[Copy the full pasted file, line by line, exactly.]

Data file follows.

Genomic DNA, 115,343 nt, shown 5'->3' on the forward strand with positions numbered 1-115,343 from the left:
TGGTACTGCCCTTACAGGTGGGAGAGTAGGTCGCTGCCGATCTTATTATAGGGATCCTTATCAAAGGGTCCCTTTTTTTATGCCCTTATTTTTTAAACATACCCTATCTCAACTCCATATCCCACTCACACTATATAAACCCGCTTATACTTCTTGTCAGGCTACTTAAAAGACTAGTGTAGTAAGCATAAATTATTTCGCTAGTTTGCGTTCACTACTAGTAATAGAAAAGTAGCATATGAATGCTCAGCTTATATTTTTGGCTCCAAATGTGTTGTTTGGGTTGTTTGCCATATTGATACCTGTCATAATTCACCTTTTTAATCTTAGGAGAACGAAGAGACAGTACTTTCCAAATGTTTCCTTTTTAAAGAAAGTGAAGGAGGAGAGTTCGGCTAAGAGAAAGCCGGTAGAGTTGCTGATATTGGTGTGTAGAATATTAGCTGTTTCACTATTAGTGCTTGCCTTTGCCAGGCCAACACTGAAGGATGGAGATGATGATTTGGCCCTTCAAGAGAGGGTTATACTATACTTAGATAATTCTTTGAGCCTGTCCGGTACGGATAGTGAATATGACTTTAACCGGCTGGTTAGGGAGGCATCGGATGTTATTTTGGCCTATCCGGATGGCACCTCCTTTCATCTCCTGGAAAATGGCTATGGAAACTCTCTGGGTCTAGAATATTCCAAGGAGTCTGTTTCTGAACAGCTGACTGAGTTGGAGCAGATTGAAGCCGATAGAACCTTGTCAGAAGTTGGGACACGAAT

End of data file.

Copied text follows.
Genomic DNA, 115,343 nt, shown 5'->3' on the forward strand with positions numbered 1-115,343 from the left:
TGGTACTGCCCTTACAGGTGGGAGAGTAGGTCGCTGCCGATCTTATTATAGGGATCCTTATCAAAGGGTCCCTTTTTTTATGCCCTTATTTTTTAAACATACCCTATCTCAACTCCATATCCCACTCACACTATATAAACCCGCTTATACTTCTTGTCAGGCTACTTAAAAGACTAGTGTAGTAAGCATAAATTATTTCGCTAGTTTGCGTTCACTACTAGTAATAGAAAAGTAGCATATGAATGCTCAGCTTATATTTTTGGCTCCAAATGTGTTGTTTGGGTTGTTTGCCATATTGATACCTGTCATAATTCACCTTTTTAATCTTAGGAGAACGAAGAGACAGTACTTTCCAAATGTTTCCTTTTTAAAGAAAGTGAAGGAGGAGAGTTCGGCTAAGAGAAAGCCGGTAGAGTTGCTGATATTGGTGTGTAGAATATTAGCTGTTTCACTATTAGTGCTTGCCTTTGCCAGGCCAACACTGAAGGATGGAGATGATGATTTGGCCCTTCAAGAGAGGGTTATACTATACTTAGATAATTCTTTGAGCCTGTCCGGTACGGATAGTGAATATGACTTTAACCGGCTGGTTAGGGAGGCATCGGATGTTATTTTGGCCTATCCGGATGGCACCTCCTTTCATCTCCTGGAAAATGGCTATGGAAACTCTCTGGGTCTAGAATATTCCAAGGAGTCTGTTTCTGAACAGCTGACTGAGTTGGAGCAGATTGAAGCCGATAGAACCTTGTCAGAAGTTGGGACACGAAT